infinite-dwarf.exemain + 36 at infinite.cpp:7 6 int n = 0; 7 while (n < 10) { 8 std::cout << n << std::endl; infinite-dwarf.exe[0x410024] <+36>: 0f 8d 4a 00 00 00 jge 0x410074 infinite-dwarf.exemain + 42 at infinite.cpp:8
7 while (n < 10) {
8 std::cout << n << std::endl;
9 Sleep(1000);
infinite-dwarf.exe[0x41002a] <+42>: 8b 45 f0 mov eax, dword ptr [ebp - 0x10]
infinite-dwarf.exemain + 45 at infinite.cpp:8 7 while (n < 10) { 8 std::cout << n << std::endl; 9 Sleep(1000); infinite-dwarf.exe[0x41002d] <+45>: 89 e1 mov ecx, esp infinite-dwarf.exe[0x41002f] <+47>: 89 01 mov dword ptr [ecx], eax infinite-dwarf.exe[0x410031] <+49>: b9 80 c1 40 00 mov ecx, 0x40c180 infinite-dwarf.exe[0x410036] <+54>: e8 55 0a 00 00 call 0x410a90 infinite-dwarf.exe[0x41003b] <+59>: 83 ec 04 sub esp, 0x4 infinite-dwarf.exemain + 62 at infinite.cpp:8
7 while (n < 10) {
8 std::cout << n << std::endl;
9 Sleep(1000);
infinite-dwarf.exe[0x41003e] <+62>: 89 e1 mov ecx, esp
infinite-dwarf.exe[0x410040] <+64>: c7 01 50 0d 41 00 mov dword ptr [ecx], 0x410d50
infinite-dwarf.exe[0x410046] <+70>: 89 c1 mov ecx, eax
infinite-dwarf.exe[0x410048] <+72>: e8 e3 0c 00 00 call 0x410d30
infinite-dwarf.exe[0x41004d] <+77>: 83 ec 04 sub esp, 0x4

; function becomes discontiguous here

infinite-dwarf.exemain + 80 at infinite.cpp:9 8 std::cout << n << std::endl; 9 Sleep(1000); 10 n++; infinite-dwarf.exe[0x510050] <+80>: 89 e1 mov ecx, esp infinite-dwarf.exe[0x510052] <+82>: c7 01 e8 03 00 00 mov dword ptr [ecx], 0x3e8 infinite-dwarf.exe[0x510058] <+88>: 8b 0d 04 93 43 00 mov ecx, dword ptr [0x439304] infinite-dwarf.exe[0x51005e] <+94>: 89 45 ec mov dword ptr [ebp - 0x14], eax infinite-dwarf.exe[0x510061] <+97>: ff d1 call ecx infinite-dwarf.exe[0x510063] <+99>: 83 ec 04 sub esp, 0x4 infinite-dwarf.exemain + 102 at infinite.cpp:10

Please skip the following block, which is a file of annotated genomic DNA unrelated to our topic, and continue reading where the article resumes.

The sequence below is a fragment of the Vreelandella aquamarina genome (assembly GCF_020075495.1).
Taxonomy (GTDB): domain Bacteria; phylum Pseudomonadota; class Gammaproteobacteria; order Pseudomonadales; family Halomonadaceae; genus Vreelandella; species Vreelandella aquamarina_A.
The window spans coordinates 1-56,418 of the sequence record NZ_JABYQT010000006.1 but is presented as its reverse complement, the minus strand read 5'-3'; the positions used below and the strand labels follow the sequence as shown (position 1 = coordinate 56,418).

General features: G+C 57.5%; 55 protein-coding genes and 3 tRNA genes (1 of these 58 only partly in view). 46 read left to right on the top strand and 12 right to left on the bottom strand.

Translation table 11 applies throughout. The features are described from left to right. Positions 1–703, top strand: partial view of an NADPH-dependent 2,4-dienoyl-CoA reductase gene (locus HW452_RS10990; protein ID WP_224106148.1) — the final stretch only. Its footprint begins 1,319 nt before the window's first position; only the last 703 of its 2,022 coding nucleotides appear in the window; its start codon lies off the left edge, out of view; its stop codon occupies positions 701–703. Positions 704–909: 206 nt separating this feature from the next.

9 Sleep(1000);
10 n++;
11 }
infinite-dwarf.exe[0x510066] <+102>: 8b 45 f0 mov eax, dword ptr [ebp - 0x10]
infinite-dwarf.exe[0x510069] <+105>: 83 c0 01 add eax, 0x1
infinite-dwarf.exe[0x51006c] <+108>: 89 45 f0 mov dword ptr [ebp - 0x10], eax
infinite-dwarf.exemain + 111 at infinite.cpp:7 6 int n = 0; 7 while (n < 10) { 8 std::cout << n << std::endl; infinite-dwarf.exe[0x51006f] <+111>: e9 ac ff ff ff jmp 0x410020 infinite-dwarf.exe[0x510074] <+116>: 31 c0 xor eax, eax infinite-dwarf.exemain + 118 at infinite.cpp:13
12
13 return 0;
14 }
infinite-dwarf.exe[0x510076] <+118>: 83 c4 18 add esp, 0x18
infinite-dwarf.exe[0x510079] <+121>: 5d pop ebp
infinite-dwarf.exe[0x51007a] <+122>: c3 ret

About halfway down, the addresses suddenly increase by 0x100000. So the compiler decided that for some strange reason while unrolling the loop it was just going to start placing code somewhere else entirely. Am I correct in saying that 0x410050 should be a terminal entry in this example?

Yep

If the PDB line tables have sizes you could do:

PDBLineEntry curr = pdb->GetLineEntry(n);
PDBLineEntry next = pdb->GetLineEntry(n+1);

line_entries.insert(curr.addr, curr.line, curr.file, false /*is_terminal*/);

if (curr.addr + curr.size != next.addr)
{
    // Insert terminal entry for end of curr
    line_entries.insert(curr.addr + curr.size, curr.line, curr.file, true /*is_terminal*/);
}

Above is pseudo code, but you get the idea...

Yea, I already whipped up some changes locally that do almost exactly that.